The city of Navajo, N.M., is within the Navajo Nation, the largest reservation in the United States, sprawling across the states of Utah, Arizona and New Mexico. The unemployment rate is near 58 percent and per-capita income is $6,100 a year. At the Navajo Pine High School, only 30 percent of the students earn a diploma, and of those that continue their education, only one in 10 will complete studies for a college degree.
“Up Heartbreak Hill,” airing on KUED on Tuesday, July 31, at 11 p.m., follows three students during their senior year at Navajo Pine High as they struggle with loyalty to the reservation and a desire for a better life.
It is an eye-opening documentary and a bleak view into Native American adolescence as the young adults confront seemingly insurmountable challenges — of both daily life and decisions for their future.
Gabby has a passion for photography. Her main source of support is from her boyfriend. Thomas is a statewide champion track star from a home deeply troubled by drugs and abandonment. Tamara is the scholar of the three youngsters profiled and in competition to be the school valedictorian.
They are not complaining but explaining as they speak with documentarian Erica Scharf.
“Around here, everyone thinks they live in a Third World country,” says Thomas.
“Everyone on my mom’s side do drugs and are alcoholics, while everyone on my dad’s side are in jail,” Gabby says.
“College is sort of a yes and a no,” Tamara says.
Also interviewed is the school’s principal, who acknowledges that part of his responsibility is to help students “learn how to survive.”
The three want to get a college degree but have difficulties choosing where to go and handling the thought of leaving their families and community. For an outside observer, it would seem to be an easy decision, but the choice becomes more problematic when familial issues that come with Native American life are considered, along with their isolation from mainstream America.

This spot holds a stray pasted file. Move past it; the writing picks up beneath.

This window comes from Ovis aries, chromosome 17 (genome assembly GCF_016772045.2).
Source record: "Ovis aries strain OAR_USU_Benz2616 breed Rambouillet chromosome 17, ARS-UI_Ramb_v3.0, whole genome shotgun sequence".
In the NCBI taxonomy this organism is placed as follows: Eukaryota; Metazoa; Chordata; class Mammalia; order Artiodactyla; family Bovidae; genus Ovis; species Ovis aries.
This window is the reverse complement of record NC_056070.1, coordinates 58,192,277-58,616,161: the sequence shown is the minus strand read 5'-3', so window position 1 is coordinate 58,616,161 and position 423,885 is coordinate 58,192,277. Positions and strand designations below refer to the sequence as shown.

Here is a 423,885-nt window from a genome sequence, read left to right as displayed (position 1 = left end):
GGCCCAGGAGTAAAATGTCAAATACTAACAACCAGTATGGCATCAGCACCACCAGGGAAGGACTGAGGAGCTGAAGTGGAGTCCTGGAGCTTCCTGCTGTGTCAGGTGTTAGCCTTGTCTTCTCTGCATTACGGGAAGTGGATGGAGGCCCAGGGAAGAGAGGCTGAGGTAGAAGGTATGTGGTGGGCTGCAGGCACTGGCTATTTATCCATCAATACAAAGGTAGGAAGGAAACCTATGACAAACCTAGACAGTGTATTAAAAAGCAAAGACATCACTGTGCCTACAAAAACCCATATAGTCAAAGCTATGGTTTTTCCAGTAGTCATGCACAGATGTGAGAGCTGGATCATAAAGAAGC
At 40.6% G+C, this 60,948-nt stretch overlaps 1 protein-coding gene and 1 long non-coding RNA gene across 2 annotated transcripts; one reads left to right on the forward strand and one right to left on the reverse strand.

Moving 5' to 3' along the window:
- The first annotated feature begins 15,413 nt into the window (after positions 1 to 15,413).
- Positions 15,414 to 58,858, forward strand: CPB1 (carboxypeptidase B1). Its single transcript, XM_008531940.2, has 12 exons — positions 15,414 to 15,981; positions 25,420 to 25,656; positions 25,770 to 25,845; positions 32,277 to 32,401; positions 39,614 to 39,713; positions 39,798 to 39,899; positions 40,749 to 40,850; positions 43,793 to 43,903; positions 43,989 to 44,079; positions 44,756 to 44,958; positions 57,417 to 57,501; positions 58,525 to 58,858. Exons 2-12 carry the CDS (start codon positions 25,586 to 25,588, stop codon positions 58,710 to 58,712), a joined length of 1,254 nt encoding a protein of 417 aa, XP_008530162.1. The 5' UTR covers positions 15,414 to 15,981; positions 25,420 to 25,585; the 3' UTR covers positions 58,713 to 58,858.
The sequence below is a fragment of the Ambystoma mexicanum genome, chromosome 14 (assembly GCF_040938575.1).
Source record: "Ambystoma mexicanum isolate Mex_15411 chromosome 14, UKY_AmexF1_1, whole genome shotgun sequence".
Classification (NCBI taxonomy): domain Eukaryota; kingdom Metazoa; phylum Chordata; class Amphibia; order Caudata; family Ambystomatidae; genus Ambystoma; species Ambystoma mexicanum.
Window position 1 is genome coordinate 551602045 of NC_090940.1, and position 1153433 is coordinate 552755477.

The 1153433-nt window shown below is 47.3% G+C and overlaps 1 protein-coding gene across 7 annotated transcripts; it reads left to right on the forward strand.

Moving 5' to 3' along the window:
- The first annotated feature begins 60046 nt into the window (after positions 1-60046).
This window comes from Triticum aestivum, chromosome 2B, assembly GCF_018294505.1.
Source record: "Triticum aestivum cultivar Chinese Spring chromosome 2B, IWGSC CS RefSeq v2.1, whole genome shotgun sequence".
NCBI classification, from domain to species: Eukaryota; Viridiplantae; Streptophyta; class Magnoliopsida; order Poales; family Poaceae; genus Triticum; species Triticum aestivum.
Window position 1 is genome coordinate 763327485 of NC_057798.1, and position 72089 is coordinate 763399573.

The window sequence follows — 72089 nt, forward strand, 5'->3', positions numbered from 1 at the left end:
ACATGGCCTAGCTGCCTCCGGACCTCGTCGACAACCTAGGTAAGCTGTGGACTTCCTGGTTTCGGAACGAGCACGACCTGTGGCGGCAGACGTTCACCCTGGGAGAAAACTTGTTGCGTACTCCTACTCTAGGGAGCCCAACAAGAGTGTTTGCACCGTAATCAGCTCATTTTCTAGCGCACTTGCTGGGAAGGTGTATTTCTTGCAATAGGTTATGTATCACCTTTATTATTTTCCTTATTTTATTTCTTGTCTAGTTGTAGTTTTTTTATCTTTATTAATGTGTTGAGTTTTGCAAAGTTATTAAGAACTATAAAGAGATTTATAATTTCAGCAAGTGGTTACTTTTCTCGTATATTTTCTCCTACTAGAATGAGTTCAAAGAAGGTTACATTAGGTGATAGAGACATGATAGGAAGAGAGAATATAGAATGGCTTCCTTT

Thomas is resolute that he wants "to go to college, come back here and make a difference for my nation." Yet he cannot quite disassociate himself from the recognition that he is a stable support to his broken family, which includes his reformed but troubled alcoholic father, an absent mother and the aunt who took him in when his grandmother died in a car accident.
In contrast, Tamara’s home life is happy, with parents supportive of her ambitions to pursue an engineering degree, despite a reluctance to see their daughter leave home. But given her career prospects, she faces moving away for good.
On the reservation, “red mesas jut into endless blue skies; wild sage grows in abundance alongside the road,” observes the young filmmaker. “On the other hand, it is a community stricken by poverty, full of dilapidated buildings, rusted swing sets and crumbling homes.”
To produce the documentary, Scharf “set up camp in an unused single-wide trailer in the high school parking lot, which meant the kids literally passed by my front window on their way to class. Such proximity was invaluable, and the community welcomed me at sporting events, dinner tables and birthday parties.”
Viewing "Up Heartbreak Hill," poetically named for an infamous ascending pass on Thomas’ cross-country course, is to recognize that these teens carry burdens far weightier than those of most 18-year-olds, and the lifestyle of the young adults in the Navajo Nation is wholly different than what typical American children enjoy.
But there is reason for hope as these students pursue educational and economic opportunities. As noted near the documentary’s end, “Everything can happen if willing to change. You can’t move forward if stuck in the past.”